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Can I use a relay to wire DC lights to a speaker?

  1. Jun 15, 2017 #1
    I want to wire some LED strips to the bass speakers in my car so that they will light up to the music. I reason that you cant wire the lights in parallel with the speaker because the lights can blow with too much volume. I also read that it will trash the sound quality. ?

    Anyway, my plan is to use a relay on the positive side of the speaker to be a switch for the lights. This way, when the speakers get power, the switch in the relay will close, and the lights can get power as a separate system, that way sound quality is unaffected. Does this plan sound good? Am I overlooking something?


    Sidenote considerations, only if speakers are AC:
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    So when the speaker plays, the current will be alternating very fast correct? Now if we analyze one sinusoidal cycle of the AC current, we can see that there are times when there is instantaneously no current. In theory, assuming an ideal relay with instantaneous response, this will cause the relay switch to be open when there is 'no' current. But for an actual relay, there will still be this rapid on/off, but it should be offset by a minuscule amount of time. However, the rate should still be the same. Now the human eye cannot interpret changes much faster than somewhere around 60 or 100Hz, so, (unless im using like 20Hz speakers) the lights should appear to be constant with the bass speakers.
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  2. jcsd
  3. Jun 15, 2017 #2

    berkeman

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    I would just buy an aftermarket LED unit that has a high-impedance input and gets its power from the 12V supply in the car. I'm sure somebody makes them or the amp/driver part...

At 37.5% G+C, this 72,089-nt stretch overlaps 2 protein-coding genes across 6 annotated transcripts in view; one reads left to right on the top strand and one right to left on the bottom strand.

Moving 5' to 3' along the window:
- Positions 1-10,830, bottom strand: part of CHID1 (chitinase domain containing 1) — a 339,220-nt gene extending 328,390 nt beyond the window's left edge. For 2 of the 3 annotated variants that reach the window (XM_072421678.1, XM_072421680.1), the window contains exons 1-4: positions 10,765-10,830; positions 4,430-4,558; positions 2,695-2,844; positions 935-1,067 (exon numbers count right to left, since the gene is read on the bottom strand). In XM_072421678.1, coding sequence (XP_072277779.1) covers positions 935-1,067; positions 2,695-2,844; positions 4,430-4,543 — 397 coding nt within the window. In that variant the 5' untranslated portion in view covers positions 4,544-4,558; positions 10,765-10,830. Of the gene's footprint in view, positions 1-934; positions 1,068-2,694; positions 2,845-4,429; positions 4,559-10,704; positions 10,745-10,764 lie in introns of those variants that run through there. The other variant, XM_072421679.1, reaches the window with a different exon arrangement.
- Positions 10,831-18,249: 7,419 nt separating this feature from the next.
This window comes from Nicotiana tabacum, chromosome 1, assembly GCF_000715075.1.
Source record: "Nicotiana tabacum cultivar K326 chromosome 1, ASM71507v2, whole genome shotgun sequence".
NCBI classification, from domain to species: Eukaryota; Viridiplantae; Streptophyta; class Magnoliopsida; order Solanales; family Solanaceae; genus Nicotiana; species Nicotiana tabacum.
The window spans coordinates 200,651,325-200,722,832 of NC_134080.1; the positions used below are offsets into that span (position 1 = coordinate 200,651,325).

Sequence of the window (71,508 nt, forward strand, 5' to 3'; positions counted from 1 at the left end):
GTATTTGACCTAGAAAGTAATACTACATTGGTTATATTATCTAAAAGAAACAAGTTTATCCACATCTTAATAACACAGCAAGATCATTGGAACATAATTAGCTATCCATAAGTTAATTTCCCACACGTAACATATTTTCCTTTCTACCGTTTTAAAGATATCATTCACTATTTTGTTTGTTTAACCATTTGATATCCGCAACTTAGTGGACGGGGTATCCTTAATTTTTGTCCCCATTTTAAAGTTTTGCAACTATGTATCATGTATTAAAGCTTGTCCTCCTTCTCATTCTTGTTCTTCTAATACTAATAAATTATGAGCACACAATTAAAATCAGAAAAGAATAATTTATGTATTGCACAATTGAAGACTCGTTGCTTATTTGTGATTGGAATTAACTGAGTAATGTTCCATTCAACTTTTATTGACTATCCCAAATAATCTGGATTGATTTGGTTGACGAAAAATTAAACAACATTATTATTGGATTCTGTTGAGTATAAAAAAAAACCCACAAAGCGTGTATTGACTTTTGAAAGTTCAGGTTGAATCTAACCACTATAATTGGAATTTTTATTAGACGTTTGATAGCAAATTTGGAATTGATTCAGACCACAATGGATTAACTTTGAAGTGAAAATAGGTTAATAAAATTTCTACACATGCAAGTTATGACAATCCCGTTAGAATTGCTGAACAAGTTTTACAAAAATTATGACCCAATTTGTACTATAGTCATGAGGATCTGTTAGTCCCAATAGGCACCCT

4. Jun 15, 2017 #3
    Yeah the LED unit is ready-to-go with appropriate resistors everywhere. It will also run as a separate system on a 12V switch panel that I already have installed, but it will also be just running through the relay that is connected to the speaker, that way, it is only controlled by the speaker, but does not take any power from it at all.

    Im entirely clueless as to what you mean by the amp/driver part lol. I plan on wiring the relay to just wire just before the physical speaker, like where the noise comes from (i think thats called a driver)
     
  5. Jun 15, 2017 #4

    berkeman

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    Can you post a picture of your unit, and maybe a datasheet and a sketch of how you want to hook it up.

    By the amp/driver part, I mean something like this, which has a high-impedance audio input jack and power input, and drives the LEDs in response to the music...(the power input is shown as a battery on the right side of the schematic, but you could have a 12V input from the car's power system instead)

    http://www.eleccircuit.com/wp-content/uploads/2010/11/led-light-based-music-circuit-with-lm3914.jpg
    led-light-based-music-circuit-with-lm3914.jpg
     
  6. Jun 15, 2017 #5
    Yikes, that diagram is confusing! I take it Q1 is a relay-type of switch, D1 is a diode to make current go to the lights only on one direction of the AC current? No clue what the capacitors would be for o_O

    Sure! This is what I mean


    15dudz4.jpg
     
  7. Jun 15, 2017 #6

    Janus

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    Q1 is a transistor. It can act somewhat like a current controlled switch, but also as an amplifier where a small signal can be used to generate a stronger version of the signal. This is what it is be used for here. The "output" of the transistor is applied to pin 5 of the LM3914 IC, which can take a signal input and light the LED's in order depending on the strength of the signal.
    The transistor set up allows for the poteniometer (VR1) to be used to adjust the input level to the IC, while maintaining a high impedance input. C2 is there to isolate the bias voltage for the transistor from the input. C1 most likely acts as a filter. D1 is part of the biasing circuit for the transistor.